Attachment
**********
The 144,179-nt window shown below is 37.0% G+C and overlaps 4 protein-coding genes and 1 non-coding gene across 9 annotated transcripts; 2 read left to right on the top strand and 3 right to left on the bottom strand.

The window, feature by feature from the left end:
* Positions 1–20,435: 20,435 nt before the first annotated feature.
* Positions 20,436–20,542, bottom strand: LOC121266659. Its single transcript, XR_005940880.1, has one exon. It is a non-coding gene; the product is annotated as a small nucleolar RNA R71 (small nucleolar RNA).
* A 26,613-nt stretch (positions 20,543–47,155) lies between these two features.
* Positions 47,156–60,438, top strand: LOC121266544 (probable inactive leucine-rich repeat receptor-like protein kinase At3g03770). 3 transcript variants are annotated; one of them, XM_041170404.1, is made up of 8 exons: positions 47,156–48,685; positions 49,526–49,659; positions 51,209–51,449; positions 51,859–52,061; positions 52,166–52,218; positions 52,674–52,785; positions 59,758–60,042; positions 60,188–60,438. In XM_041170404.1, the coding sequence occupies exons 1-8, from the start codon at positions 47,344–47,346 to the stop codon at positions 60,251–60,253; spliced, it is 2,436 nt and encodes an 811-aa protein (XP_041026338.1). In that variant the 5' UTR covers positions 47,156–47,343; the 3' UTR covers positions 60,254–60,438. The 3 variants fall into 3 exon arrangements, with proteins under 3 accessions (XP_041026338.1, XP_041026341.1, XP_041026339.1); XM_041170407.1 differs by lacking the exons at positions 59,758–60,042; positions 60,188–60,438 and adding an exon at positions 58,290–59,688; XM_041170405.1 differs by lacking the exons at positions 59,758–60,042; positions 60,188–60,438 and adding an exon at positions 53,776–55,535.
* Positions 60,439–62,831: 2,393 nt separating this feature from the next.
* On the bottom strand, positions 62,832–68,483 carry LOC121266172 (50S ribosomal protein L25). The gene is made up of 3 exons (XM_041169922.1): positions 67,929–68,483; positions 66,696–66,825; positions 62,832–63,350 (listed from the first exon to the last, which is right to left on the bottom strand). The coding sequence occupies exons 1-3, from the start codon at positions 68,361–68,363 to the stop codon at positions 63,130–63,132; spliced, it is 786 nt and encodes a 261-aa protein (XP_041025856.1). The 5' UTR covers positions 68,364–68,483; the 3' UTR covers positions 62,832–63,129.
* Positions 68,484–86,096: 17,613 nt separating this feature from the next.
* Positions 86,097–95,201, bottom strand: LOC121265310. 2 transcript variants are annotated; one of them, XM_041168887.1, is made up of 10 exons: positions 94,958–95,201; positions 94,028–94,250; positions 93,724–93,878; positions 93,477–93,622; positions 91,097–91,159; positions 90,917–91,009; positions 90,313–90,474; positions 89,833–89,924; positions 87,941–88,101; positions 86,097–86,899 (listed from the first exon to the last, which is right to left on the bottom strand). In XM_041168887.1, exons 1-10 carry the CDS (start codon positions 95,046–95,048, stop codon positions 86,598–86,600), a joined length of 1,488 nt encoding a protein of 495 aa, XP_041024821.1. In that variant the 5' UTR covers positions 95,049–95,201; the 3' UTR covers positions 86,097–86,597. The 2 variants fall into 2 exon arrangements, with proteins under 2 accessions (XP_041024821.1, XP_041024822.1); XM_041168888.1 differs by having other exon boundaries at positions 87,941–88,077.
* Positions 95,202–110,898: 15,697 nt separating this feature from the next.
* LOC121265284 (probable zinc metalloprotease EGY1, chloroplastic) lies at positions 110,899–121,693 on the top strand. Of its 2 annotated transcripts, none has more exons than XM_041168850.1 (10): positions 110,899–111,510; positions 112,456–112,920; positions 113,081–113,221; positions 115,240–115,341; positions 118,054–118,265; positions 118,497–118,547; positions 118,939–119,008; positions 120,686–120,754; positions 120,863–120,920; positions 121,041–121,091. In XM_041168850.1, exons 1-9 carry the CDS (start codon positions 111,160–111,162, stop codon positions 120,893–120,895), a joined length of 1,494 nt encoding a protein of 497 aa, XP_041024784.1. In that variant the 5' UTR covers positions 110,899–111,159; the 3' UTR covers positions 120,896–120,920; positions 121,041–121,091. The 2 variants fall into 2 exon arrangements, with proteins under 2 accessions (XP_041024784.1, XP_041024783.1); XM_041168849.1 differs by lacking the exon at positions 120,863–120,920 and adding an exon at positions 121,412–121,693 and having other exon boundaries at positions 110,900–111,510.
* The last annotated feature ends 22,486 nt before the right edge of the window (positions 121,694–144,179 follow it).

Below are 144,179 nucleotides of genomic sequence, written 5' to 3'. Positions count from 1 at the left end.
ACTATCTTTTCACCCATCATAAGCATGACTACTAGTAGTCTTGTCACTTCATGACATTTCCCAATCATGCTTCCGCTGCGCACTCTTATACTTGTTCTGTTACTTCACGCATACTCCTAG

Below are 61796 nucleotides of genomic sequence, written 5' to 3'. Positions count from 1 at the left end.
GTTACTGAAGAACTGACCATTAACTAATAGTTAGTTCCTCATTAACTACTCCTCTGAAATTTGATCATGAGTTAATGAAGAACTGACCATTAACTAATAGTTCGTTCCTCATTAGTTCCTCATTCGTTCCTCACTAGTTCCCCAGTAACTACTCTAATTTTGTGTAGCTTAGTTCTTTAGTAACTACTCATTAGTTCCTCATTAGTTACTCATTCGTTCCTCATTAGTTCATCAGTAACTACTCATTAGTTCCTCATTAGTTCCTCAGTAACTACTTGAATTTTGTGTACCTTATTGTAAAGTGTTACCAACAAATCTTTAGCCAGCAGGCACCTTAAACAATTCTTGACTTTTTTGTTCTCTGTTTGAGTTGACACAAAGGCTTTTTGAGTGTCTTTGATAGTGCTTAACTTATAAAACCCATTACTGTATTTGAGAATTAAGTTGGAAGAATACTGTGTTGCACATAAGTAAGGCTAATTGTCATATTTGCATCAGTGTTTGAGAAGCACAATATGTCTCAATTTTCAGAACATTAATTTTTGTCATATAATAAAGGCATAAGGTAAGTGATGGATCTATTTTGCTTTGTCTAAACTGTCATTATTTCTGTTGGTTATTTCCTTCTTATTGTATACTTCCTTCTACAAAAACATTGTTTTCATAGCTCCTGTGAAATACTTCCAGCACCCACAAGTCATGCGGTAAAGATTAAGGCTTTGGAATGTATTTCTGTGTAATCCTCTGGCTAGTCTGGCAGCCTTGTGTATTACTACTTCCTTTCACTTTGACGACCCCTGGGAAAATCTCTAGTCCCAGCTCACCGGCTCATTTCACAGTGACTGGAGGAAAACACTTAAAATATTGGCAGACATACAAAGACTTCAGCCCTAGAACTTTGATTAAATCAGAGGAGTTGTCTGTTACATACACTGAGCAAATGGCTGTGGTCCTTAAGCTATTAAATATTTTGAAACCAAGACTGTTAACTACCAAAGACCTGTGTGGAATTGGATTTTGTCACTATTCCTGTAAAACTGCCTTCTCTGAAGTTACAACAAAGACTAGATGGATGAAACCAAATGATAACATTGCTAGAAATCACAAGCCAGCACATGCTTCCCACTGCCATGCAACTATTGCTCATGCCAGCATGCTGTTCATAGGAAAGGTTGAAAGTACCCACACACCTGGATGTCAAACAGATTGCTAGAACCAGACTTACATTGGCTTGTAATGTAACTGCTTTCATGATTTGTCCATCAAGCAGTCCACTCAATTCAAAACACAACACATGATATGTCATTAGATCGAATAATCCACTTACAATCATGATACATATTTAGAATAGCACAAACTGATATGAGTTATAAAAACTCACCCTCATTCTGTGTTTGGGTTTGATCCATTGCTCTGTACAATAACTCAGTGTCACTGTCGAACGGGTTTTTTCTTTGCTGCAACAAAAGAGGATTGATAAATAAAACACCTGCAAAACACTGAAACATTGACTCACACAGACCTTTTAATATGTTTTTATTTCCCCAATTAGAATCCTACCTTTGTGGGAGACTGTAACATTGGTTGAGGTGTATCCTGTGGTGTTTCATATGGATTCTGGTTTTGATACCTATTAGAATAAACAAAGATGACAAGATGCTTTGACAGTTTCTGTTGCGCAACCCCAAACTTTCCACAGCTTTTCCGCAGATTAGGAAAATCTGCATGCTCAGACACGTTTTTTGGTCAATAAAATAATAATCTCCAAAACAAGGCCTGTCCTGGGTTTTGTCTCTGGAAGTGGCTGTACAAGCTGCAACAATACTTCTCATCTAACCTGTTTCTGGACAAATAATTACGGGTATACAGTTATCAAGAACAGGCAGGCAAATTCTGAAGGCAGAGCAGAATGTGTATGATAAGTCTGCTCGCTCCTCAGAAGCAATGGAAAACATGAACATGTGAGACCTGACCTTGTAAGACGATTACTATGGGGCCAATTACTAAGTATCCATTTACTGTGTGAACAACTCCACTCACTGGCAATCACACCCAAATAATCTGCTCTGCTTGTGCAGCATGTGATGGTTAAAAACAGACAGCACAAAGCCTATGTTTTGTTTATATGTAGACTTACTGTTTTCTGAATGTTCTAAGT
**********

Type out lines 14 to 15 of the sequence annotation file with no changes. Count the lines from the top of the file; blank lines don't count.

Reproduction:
Below are 144,179 nucleotides of genomic sequence, written 5' to 3'. Positions count from 1 at the left end.
ACTATCTTTTCACCCATCATAAGCATGACTACTAGTAGTCTTGTCACTTCATGACATTTCCCAATCATGCTTCCGCTGCGCACTCTTATACTTGTTCTGTTACTTCACGCATACTCCTAG